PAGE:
“Rabbis and interpreters have really wrestled with this story,” Greenberg says. “What kind of a command was this?” Literalists would say it happened just as it was written, angel and all. Others might read the story metaphorically, that sometimes we need to sacrifice the things we love in order to please God. One thinker speculated that Abraham lost his mind that day. Greenberg points to another metaphorical interpretation. “For commentators throughout the centuries, the story was a metaphor for the martyrdom of Jews,” she says. “Especially during times when they were continually persecuted.”
But what would it all look like? The Abraham and Isaac story, like many others in the Bible, made its way onto canvas. Much of our knowledge and interpretation of the Bible comes from art, explains Ena Heller, Bruce A. Beal director of the Cornell Fine Arts Museum. An expert in biblical art, she came to Rollins from New York City, where she was founding director of the Museum of Biblical Art. “For religious art, you need to know its story, what the symbolism is, how people would have looked at it in the century it was made,” Heller says.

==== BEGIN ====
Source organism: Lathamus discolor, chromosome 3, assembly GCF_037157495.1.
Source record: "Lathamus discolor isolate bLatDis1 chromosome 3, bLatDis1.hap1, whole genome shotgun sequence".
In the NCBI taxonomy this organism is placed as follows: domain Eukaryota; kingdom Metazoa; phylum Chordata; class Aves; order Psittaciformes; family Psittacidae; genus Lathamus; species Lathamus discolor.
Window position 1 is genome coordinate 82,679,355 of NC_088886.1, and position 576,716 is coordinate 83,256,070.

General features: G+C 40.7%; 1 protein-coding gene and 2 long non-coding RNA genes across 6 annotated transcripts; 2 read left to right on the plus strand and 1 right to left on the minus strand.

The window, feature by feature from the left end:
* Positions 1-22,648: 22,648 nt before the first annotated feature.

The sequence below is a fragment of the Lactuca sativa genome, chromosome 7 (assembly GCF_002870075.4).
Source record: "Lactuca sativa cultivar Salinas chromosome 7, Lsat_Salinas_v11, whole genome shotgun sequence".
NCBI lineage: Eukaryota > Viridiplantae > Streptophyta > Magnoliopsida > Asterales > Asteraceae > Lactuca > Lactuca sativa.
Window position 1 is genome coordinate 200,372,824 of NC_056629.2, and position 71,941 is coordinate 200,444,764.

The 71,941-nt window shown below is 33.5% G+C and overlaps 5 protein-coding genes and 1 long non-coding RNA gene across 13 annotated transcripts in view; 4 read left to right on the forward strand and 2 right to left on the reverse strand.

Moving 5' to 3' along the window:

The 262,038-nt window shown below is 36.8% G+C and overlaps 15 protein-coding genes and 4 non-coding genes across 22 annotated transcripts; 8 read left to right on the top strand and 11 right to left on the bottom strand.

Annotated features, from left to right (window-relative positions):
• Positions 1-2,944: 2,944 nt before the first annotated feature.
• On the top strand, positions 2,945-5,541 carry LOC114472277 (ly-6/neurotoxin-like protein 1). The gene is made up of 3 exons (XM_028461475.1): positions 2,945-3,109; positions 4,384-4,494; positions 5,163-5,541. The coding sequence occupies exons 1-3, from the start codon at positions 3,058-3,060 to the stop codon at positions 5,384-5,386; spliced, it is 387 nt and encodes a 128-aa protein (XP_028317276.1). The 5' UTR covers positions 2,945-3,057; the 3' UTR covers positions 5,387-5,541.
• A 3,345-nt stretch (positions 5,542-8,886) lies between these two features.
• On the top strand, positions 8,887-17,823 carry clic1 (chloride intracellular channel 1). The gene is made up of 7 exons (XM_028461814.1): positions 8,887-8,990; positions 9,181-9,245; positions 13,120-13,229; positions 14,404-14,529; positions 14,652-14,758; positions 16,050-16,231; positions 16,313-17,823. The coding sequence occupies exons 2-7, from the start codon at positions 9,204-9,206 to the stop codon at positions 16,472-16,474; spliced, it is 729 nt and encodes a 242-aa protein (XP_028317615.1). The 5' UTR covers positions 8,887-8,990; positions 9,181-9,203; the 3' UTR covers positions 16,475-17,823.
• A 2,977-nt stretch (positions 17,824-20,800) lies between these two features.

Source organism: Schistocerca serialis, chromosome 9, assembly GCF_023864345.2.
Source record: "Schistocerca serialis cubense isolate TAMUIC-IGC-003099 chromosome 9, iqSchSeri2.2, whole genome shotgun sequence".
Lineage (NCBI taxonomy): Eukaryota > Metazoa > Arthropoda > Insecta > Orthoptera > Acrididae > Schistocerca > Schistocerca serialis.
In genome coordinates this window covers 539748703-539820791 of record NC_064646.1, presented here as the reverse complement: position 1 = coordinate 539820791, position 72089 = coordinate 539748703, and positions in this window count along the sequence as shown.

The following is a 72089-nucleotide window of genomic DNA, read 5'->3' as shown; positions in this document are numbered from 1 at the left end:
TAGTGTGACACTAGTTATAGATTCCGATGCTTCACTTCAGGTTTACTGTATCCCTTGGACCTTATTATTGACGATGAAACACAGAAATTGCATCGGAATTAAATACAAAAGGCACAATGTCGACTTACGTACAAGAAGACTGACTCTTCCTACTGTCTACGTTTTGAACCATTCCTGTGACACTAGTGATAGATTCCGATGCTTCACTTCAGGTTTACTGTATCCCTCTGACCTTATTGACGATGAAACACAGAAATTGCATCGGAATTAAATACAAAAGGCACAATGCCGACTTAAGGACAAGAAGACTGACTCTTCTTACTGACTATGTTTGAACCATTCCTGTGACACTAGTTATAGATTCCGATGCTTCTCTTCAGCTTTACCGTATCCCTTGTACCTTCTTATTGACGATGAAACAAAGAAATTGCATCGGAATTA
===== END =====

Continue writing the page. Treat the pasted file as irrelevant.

In a recent lecture at Rollins, Heller explained the differences between the Jewish and Christian interpretations of the same story. A painting created through a Christian lens, Andrea del Sarto’s The Sacrifice of Abraham, for example, might use imagery and symbolism to foreshadow the crucifixion of Christ and God’s own turmoil in sending his only son to die. A Jewish aesthetic interpretation of the same story puts the focus on Abraham’s and Isaac’s martyrdom, as is seen in the sixth-century mosaics of Beit Alpha in Jerusalem.